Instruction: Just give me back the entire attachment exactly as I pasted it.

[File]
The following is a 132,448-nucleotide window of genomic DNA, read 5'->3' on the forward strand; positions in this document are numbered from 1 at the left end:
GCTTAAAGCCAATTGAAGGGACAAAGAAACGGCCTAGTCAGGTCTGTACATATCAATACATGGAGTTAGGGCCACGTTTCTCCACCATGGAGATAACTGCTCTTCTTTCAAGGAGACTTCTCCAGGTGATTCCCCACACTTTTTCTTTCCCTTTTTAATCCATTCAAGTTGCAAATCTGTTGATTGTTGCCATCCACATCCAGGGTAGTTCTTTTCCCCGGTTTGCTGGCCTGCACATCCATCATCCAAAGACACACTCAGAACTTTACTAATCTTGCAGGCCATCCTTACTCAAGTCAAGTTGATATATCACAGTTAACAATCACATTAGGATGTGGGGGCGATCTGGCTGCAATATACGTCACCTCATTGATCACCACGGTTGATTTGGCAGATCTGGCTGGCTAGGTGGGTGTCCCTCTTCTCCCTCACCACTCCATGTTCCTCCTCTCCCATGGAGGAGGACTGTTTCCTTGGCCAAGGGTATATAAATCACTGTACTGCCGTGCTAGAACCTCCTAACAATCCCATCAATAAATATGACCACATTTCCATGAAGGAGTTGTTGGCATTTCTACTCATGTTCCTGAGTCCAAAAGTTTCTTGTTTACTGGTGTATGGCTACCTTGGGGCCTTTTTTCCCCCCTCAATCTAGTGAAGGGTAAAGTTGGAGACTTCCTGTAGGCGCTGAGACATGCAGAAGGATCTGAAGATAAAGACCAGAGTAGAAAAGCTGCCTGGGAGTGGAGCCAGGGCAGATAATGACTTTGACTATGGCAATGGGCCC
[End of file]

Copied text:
The following is a 132,448-nucleotide window of genomic DNA, read 5'->3' on the forward strand; positions in this document are numbered from 1 at the left end:
GCTTAAAGCCAATTGAAGGGACAAAGAAACGGCCTAGTCAGGTCTGTACATATCAATACATGGAGTTAGGGCCACGTTTCTCCACCATGGAGATAACTGCTCTTCTTTCAAGGAGACTTCTCCAGGTGATTCCCCACACTTTTTCTTTCCCTTTTTAATCCATTCAAGTTGCAAATCTGTTGATTGTTGCCATCCACATCCAGGGTAGTTCTTTTCCCCGGTTTGCTGGCCTGCACATCCATCATCCAAAGACACACTCAGAACTTTACTAATCTTGCAGGCCATCCTTACTCAAGTCAAGTTGATATATCACAGTTAACAATCACATTAGGATGTGGGGGCGATCTGGCTGCAATATACGTCACCTCATTGATCACCACGGTTGATTTGGCAGATCTGGCTGGCTAGGTGGGTGTCCCTCTTCTCCCTCACCACTCCATGTTCCTCCTCTCCCATGGAGGAGGACTGTTTCCTTGGCCAAGGGTATATAAATCACTGTACTGCCGTGCTAGAACCTCCTAACAATCCCATCAATAAATATGACCACATTTCCATGAAGGAGTTGTTGGCATTTCTACTCATGTTCCTGAGTCCAAAAGTTTCTTGTTTACTGGTGTATGGCTACCTTGGGGCCTTTTTTCCCCCCTCAATCTAGTGAAGGGTAAAGTTGGAGACTTCCTGTAGGCGCTGAGACATGCAGAAGGATCTGAAGATAAAGACCAGAGTAGAAAAGCTGCCTGGGAGTGGAGCCAGGGCAGATAATGACTTTGACTATGGCAATGGGCCC